“Our vanity is the constant enemy of our dignity,”
“Our vanity is the constant enemy of our dignity,” wrote Anne Sophie Swetchine (1782-1857), known as Madame Swetchine. Though born in Russia, the law did not permit members of the Orthodox religion to reside there so Sophie was forced to live in exile, choosing Paris as her life-long home. There, she became a salonnière, her salon was a cultural hall for various sectors of French literary, politicians, and members of the religious high society. These collaborations of profound conversations delved in possibility.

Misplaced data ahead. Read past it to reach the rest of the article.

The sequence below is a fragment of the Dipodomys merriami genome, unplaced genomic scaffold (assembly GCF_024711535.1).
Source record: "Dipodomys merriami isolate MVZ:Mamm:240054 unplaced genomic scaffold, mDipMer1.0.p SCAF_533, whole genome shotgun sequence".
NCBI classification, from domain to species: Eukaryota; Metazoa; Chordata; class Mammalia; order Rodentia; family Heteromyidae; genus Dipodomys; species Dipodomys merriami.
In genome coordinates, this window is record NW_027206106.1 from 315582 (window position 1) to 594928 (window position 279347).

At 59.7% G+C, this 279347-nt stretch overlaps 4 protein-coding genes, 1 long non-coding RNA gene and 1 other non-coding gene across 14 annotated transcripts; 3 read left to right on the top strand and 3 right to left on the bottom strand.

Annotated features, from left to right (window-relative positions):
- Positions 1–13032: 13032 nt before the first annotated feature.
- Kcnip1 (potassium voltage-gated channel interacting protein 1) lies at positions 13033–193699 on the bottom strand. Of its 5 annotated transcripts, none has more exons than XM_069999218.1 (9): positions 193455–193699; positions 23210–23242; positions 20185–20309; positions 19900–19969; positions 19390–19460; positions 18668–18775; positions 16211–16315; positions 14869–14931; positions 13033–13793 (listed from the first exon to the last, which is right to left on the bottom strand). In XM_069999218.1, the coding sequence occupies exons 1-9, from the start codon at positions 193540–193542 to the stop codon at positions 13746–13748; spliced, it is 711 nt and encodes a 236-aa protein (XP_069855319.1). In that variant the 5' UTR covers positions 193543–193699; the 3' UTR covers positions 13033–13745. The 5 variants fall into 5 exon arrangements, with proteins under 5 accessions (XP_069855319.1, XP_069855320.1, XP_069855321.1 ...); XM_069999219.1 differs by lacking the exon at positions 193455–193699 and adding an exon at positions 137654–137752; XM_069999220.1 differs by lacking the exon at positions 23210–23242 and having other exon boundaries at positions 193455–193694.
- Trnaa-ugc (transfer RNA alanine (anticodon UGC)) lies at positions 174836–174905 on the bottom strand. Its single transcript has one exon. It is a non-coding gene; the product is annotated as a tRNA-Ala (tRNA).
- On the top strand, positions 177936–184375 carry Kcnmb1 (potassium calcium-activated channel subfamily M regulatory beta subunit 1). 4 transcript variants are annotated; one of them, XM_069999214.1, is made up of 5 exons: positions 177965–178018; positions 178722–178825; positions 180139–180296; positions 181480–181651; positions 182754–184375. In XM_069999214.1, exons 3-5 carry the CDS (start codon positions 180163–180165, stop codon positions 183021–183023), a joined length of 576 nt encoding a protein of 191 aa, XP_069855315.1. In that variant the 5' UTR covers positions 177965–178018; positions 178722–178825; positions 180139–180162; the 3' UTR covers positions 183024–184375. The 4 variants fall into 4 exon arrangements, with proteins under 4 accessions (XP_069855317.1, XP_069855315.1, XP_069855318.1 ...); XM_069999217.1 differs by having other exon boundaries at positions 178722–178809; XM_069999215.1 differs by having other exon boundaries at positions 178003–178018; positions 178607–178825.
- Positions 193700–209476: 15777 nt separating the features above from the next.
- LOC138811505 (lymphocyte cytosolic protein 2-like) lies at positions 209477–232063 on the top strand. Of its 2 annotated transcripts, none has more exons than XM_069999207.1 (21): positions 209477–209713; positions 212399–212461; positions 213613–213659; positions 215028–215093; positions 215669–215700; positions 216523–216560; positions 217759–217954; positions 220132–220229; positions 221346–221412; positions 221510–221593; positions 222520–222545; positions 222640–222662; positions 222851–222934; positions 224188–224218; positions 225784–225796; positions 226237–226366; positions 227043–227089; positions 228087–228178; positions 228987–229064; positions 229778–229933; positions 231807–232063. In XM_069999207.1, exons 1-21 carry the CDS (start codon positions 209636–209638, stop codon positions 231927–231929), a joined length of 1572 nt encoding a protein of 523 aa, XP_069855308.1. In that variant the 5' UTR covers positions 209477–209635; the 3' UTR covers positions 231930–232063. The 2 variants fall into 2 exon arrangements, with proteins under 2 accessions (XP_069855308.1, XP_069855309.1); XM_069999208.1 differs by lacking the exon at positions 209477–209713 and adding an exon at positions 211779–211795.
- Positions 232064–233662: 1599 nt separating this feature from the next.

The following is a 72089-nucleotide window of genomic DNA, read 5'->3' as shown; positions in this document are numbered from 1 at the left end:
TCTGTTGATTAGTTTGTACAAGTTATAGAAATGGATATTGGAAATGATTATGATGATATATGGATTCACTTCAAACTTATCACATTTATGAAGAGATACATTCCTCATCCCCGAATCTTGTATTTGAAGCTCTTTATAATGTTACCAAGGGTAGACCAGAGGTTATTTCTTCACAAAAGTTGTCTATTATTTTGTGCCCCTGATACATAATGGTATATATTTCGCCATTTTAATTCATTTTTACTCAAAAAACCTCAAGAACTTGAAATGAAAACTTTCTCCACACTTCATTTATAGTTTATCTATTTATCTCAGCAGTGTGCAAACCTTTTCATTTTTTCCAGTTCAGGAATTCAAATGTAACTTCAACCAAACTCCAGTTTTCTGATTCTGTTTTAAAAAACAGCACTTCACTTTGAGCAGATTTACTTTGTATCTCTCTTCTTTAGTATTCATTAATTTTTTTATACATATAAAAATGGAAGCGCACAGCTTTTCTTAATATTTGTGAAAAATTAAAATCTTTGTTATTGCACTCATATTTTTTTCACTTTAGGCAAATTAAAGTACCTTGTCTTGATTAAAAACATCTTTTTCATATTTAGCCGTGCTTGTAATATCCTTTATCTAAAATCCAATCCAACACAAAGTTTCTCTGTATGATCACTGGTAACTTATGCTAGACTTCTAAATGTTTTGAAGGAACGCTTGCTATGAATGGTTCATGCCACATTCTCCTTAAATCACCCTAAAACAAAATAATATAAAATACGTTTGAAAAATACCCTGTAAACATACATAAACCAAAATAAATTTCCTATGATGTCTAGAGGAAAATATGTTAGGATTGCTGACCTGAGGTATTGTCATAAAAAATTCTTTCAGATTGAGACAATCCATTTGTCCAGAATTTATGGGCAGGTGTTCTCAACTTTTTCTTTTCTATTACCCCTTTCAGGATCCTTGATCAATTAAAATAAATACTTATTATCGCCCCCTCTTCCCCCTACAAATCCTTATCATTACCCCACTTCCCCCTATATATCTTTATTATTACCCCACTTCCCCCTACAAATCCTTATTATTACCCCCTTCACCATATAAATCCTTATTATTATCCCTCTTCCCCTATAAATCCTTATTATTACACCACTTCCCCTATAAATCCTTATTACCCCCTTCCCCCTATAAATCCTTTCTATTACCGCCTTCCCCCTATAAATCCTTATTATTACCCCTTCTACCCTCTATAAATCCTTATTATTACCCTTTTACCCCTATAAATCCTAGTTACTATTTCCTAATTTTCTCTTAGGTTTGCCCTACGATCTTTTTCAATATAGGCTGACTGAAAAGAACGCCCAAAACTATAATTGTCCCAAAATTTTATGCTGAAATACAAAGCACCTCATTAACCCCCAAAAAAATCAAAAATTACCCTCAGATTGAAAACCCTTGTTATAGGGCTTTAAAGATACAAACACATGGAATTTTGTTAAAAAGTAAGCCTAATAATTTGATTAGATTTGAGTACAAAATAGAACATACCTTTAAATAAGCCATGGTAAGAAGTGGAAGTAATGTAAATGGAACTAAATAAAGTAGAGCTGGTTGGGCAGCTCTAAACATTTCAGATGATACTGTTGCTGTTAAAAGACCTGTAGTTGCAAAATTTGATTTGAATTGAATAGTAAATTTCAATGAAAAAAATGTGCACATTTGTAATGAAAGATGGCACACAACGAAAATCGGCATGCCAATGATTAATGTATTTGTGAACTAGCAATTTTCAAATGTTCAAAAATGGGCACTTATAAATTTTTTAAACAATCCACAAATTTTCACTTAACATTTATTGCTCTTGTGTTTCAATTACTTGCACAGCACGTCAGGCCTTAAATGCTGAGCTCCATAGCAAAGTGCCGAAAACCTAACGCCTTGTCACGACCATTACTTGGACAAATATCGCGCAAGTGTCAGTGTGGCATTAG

"To have ideas is to gather flowers; to think is to weave them into garlands."
More ideas worth pondering.
- Travel is the frivolous part of serious lives and the serious part of frivolous lives.
- The ideal friendship is to feel as one while remaining two.
- Let our lives be pure as snowflakes, where our steps leave a mark but no stain.
- Those who have suffered much are like those who know many languages: they have learned to understand and be understood by all.
- We deceive ourselves when we fancy that only weakness needs support. Strength needs it far more.
- Kindness causes us to learn, and to forget, many things.
- A good enemy can be better than the best friend.
- I can wait for life to shape me in whatever manner it chooses. Or I can shape me to make life whatever I choose.
- Some people think because they're afraid to do.